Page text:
Wednesday 14th June 2017

WEA offers learning to young people and adults via partners who refer or directly recruit on our behalf and often also provide community-based venues.  We provide the learning – they provide access to communities we could not reach without their help.  By working in partnership we are able to extend the ‘reach’ of our work and make sure it targets the most vulnerable people in local communities.

WEA knows that engaging in learning has an impact not just on the individual who is learning but provides wider benefits to family, community and the wider world.  We have also long recognised non-formal learning can promote health and wellbeing.  Our programmes in Nottingham include ‘health and wellbeing’ as a theme with learning outcomes related directly to this topic.  We also know, anecdotally and from declarations on enrolment forms, a consistent number of students on our courses experience mental health problems and report increased wellbeing when they evaluate their experience of learning.  In 2015 we were selected to be one of 60 national partners on the national Adult Learning Mental Health research project  – the purpose of this was to prove whether specific ways of offering informal learning can make measurable improvements to the health and wellbeing of people with mild to moderate mental health problems.  We’ve learned a lot from this work and we want you to help us take this work forward in the city by becoming a recruitment/referral partner.

Why focus on this target group in Nottingham?

We know mild or moderate mental health problems are associated with disability or long term sickness, unemployment and deprivation.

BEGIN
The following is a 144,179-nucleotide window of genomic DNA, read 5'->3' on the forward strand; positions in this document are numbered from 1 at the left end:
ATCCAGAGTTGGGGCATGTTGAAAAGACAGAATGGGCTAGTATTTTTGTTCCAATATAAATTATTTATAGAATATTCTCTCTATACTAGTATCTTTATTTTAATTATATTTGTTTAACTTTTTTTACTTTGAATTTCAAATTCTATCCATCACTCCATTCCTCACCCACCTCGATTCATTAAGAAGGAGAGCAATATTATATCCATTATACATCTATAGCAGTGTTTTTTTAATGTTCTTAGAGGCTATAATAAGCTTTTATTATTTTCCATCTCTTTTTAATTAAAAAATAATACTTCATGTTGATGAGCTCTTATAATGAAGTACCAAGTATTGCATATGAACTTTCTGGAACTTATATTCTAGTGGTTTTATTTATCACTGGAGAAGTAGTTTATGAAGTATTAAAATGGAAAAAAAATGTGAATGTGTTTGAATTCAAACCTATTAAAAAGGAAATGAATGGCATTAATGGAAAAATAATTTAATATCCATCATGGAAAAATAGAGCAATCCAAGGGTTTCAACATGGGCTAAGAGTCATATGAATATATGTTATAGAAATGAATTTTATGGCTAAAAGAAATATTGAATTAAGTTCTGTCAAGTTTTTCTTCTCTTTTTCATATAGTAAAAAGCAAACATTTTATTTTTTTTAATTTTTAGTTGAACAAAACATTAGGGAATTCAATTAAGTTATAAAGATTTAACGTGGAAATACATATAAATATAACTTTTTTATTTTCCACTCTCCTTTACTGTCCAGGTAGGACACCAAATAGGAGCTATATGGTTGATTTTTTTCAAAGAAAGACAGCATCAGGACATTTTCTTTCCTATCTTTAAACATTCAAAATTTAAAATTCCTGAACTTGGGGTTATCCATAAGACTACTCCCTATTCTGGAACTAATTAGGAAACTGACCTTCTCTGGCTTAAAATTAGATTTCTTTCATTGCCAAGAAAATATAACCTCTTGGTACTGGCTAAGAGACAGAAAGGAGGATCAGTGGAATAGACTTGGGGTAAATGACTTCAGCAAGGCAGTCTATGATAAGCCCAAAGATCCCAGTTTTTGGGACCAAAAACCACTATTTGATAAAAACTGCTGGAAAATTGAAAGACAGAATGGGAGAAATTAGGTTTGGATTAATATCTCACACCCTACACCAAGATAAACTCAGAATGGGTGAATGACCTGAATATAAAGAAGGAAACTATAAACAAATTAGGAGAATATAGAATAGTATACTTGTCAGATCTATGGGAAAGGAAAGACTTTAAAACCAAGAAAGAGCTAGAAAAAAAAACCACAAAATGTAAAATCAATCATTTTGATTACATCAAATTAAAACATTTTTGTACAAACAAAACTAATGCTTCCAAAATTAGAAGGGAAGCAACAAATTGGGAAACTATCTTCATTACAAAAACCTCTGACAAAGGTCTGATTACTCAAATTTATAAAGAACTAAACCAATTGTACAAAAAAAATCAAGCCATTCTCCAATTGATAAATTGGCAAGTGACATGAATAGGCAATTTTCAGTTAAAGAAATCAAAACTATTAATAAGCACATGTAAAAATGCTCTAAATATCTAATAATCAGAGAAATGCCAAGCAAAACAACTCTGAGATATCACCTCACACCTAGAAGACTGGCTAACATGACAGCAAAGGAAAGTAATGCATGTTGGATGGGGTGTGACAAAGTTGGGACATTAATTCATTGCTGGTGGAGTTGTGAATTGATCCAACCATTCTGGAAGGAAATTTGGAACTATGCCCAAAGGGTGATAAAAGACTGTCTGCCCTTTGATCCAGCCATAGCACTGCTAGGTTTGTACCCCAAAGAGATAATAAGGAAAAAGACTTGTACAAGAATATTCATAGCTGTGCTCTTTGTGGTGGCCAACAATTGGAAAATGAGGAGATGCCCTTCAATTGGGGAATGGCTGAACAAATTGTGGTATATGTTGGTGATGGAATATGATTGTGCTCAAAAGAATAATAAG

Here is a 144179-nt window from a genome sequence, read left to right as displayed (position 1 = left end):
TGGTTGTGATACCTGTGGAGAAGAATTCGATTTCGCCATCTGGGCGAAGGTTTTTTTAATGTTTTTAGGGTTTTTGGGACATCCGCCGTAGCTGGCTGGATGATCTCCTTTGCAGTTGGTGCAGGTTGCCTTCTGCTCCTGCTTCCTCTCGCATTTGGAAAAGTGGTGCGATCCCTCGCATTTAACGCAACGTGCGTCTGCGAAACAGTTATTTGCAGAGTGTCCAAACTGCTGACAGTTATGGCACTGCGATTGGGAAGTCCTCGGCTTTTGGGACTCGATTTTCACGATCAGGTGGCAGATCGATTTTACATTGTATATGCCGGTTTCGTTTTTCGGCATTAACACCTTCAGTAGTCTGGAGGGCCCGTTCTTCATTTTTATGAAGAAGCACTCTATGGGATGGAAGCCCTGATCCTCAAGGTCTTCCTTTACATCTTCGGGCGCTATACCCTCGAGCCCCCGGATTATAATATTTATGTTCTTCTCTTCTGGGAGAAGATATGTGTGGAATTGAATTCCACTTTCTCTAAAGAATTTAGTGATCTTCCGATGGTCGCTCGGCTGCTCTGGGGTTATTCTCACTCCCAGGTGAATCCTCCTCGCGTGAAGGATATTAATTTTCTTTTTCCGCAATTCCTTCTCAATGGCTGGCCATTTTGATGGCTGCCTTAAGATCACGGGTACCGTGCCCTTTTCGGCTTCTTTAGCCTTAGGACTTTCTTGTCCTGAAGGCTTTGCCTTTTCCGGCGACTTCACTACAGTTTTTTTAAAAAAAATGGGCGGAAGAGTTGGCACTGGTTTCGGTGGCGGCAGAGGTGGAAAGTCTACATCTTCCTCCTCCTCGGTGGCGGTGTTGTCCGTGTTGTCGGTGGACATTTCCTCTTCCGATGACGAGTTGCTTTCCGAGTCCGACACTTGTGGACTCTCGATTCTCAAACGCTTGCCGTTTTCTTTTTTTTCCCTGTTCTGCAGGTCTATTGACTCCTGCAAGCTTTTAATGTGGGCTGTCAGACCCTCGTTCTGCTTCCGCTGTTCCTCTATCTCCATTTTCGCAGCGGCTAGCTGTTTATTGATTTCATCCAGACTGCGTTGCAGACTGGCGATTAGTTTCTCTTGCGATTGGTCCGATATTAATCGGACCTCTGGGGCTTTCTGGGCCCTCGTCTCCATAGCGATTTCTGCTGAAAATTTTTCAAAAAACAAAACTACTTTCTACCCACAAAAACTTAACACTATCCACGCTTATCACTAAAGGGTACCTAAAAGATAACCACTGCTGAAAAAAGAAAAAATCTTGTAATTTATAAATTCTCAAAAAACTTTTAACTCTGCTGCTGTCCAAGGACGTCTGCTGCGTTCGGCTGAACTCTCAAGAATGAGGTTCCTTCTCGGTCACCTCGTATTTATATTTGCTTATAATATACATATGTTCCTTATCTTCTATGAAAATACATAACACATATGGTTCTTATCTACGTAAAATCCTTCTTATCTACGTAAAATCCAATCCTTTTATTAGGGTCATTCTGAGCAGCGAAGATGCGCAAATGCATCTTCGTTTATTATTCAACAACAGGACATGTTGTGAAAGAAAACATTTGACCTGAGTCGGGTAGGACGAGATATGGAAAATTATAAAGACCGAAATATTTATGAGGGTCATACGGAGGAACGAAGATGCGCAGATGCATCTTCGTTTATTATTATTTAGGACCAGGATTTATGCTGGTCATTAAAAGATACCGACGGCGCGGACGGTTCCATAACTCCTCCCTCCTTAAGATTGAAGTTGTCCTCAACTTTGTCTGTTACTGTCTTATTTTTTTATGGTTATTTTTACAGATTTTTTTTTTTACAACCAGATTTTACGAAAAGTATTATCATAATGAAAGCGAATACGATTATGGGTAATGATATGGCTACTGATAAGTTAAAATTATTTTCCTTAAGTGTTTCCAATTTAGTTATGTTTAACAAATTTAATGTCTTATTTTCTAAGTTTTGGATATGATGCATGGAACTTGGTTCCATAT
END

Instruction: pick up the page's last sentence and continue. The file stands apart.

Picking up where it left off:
Overall Nottingham is one of the 20% most deprived districts in terms of public health (PH Profile 2016) with about a third of children living in low income families.  It is a social mobility ‘coldspot’ (Ref? date of paper) meaning it is one of the worst local authority areas in England in terms of offering a child from a disadvantaged background the chance to do well at school and get a good job.  This is reflected in higher  than average national percentages of children living in poverty, children in care, family homelessness and 16-18 year old first admissions to the youth justice system

Higher than national or regional average of unemployment (NOMIS Labour Mkt. Profile Nottingham quoting 2016 Jan-Dec = 7.6% – regional 4.3%, UK 4.8%)

Long term sickness levels for the unemployed  (NOMIS, as above – 25% compared to 23% (region) or 22.3% (national)

Higher levels of Students  (NOMIS, as above, 39.4% compared to 26.3% nationally)

You may already be involved with ‘Wellness in Mind’ the city’s mental health and wellbeing strategy (2014-17) or seen the Nottingham Health and Wellbeing Board’s Healthier, Happier Lives 2016-2020 .Both strategies focus on wider social/environmental interventions to help develop positive mental health and support recovery.  The priority we can address, in partnership with you, is ‘promoting mental resilience and preventing mental health problems’.

Do we know learning makes a difference to mental health?

As yet unpublished data appears to indicate that WEA learning can make a significant difference to some learners and support reliable recovery from mild to moderate mental health conditions.   Published research on non-formal education suggests leisure-related learning positively impacts on later life wellbeing (Duckworth & Cara, 2012) and may engender twice as much self-confidence as being employed (Fuijiwara & Metcalf 2012).  Community learning can support higher levels of wellbeing than other activities and this wellbeing can persist for 18 months to 2 years after the learning (Harding et al, 2014) and, in more detailed but earlier research (Mental Health Foundation 2011) learning can reduce anxiety levels and depression to mild or sub-clinical levels. Any learning we offer will embed key principles about how, when and what to offer in terms of learning which we have learned from  recent experience on the research project.